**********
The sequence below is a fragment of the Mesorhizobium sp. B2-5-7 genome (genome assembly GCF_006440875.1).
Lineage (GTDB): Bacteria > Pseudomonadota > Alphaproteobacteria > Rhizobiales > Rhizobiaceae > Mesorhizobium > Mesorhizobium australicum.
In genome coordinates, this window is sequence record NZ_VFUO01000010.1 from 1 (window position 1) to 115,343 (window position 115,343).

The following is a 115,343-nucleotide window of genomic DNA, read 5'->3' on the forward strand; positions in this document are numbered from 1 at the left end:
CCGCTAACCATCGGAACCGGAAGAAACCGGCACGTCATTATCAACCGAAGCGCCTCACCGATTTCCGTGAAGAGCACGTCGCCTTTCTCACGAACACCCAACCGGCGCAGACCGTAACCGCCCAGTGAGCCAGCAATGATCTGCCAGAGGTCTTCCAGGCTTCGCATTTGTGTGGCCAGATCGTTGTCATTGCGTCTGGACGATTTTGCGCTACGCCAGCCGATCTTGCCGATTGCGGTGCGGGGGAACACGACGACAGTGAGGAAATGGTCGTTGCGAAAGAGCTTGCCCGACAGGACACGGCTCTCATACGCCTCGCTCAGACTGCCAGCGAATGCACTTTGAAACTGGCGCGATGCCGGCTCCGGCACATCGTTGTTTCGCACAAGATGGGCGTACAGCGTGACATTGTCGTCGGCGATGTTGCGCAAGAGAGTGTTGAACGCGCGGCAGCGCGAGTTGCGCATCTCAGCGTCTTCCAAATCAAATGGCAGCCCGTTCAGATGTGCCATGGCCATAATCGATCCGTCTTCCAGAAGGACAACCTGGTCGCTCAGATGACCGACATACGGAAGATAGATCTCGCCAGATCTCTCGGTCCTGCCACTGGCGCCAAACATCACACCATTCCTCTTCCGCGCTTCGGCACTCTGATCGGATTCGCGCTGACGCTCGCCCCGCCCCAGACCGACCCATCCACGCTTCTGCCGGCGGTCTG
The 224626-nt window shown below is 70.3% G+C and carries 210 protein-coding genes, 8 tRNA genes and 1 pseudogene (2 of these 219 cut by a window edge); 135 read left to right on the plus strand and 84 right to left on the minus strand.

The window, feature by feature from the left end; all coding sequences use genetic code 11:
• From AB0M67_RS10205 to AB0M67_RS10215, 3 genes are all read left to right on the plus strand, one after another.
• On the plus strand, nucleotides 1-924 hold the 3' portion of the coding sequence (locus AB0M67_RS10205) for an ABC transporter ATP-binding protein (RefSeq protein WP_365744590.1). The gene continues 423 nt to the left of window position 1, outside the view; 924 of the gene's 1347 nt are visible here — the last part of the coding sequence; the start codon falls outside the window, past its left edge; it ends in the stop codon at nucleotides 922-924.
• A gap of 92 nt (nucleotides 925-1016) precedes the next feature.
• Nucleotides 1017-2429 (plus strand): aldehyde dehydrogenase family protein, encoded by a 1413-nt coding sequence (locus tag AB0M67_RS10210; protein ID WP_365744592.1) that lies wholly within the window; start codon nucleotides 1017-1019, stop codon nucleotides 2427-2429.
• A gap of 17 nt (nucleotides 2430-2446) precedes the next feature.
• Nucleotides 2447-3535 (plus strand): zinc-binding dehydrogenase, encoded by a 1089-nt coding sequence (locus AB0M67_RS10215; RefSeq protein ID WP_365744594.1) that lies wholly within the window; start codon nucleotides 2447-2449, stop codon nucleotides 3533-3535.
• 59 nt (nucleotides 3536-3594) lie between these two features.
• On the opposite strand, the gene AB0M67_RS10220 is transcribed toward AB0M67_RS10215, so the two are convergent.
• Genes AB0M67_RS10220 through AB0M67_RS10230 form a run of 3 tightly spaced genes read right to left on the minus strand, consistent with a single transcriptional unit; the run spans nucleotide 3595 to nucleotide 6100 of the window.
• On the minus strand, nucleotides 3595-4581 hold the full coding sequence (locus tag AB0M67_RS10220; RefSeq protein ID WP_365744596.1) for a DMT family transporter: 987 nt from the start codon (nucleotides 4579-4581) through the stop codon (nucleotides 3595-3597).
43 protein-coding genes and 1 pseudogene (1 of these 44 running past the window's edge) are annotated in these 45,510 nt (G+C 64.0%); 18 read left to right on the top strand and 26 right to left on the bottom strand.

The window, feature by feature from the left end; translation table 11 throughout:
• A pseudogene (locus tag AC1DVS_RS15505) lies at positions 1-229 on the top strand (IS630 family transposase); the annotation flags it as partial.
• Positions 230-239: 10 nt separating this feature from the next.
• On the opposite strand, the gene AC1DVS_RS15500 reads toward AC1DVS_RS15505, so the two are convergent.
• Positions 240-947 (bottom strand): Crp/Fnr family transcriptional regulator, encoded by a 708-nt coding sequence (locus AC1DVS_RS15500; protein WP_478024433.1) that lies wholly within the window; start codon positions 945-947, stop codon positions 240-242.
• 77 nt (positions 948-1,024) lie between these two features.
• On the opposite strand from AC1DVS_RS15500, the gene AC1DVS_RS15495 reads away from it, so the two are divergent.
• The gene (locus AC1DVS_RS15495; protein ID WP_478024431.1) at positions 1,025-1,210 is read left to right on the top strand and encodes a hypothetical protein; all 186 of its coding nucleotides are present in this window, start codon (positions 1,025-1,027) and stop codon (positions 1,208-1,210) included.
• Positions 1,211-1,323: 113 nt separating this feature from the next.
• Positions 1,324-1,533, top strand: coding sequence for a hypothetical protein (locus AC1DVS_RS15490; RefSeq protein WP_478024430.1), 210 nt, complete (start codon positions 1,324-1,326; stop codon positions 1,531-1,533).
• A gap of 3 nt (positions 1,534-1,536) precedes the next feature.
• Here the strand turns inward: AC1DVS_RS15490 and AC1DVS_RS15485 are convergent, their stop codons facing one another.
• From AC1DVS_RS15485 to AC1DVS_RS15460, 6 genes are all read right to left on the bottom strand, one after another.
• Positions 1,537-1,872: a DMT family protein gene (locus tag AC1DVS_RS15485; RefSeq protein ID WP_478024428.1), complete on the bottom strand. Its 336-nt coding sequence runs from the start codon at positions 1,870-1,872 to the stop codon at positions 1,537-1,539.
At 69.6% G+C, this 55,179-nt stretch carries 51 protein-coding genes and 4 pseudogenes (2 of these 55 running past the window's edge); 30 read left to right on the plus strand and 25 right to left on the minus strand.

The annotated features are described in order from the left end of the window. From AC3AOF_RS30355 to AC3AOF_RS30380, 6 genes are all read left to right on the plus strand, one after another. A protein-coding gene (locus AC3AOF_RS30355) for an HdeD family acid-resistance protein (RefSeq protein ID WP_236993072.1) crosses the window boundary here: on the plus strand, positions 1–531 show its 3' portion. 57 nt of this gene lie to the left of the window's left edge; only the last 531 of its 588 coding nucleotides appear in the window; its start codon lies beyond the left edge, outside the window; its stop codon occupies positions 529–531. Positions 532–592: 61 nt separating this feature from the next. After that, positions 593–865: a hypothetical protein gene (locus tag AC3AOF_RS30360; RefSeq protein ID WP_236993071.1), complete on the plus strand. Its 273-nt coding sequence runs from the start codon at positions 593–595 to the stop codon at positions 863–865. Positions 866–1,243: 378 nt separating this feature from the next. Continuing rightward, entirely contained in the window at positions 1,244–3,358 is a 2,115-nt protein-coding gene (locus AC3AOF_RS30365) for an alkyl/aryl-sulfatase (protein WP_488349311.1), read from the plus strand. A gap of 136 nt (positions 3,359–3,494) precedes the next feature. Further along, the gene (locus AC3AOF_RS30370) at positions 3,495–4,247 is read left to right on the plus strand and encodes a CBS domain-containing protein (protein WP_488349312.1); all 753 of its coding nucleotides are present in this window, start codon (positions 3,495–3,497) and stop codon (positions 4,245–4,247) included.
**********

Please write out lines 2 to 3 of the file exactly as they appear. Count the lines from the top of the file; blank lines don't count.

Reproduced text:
Lineage (GTDB): Bacteria > Pseudomonadota > Alphaproteobacteria > Rhizobiales > Rhizobiaceae > Mesorhizobium > Mesorhizobium australicum.
In genome coordinates, this window is sequence record NZ_VFUO01000010.1 from 1 (window position 1) to 115,343 (window position 115,343).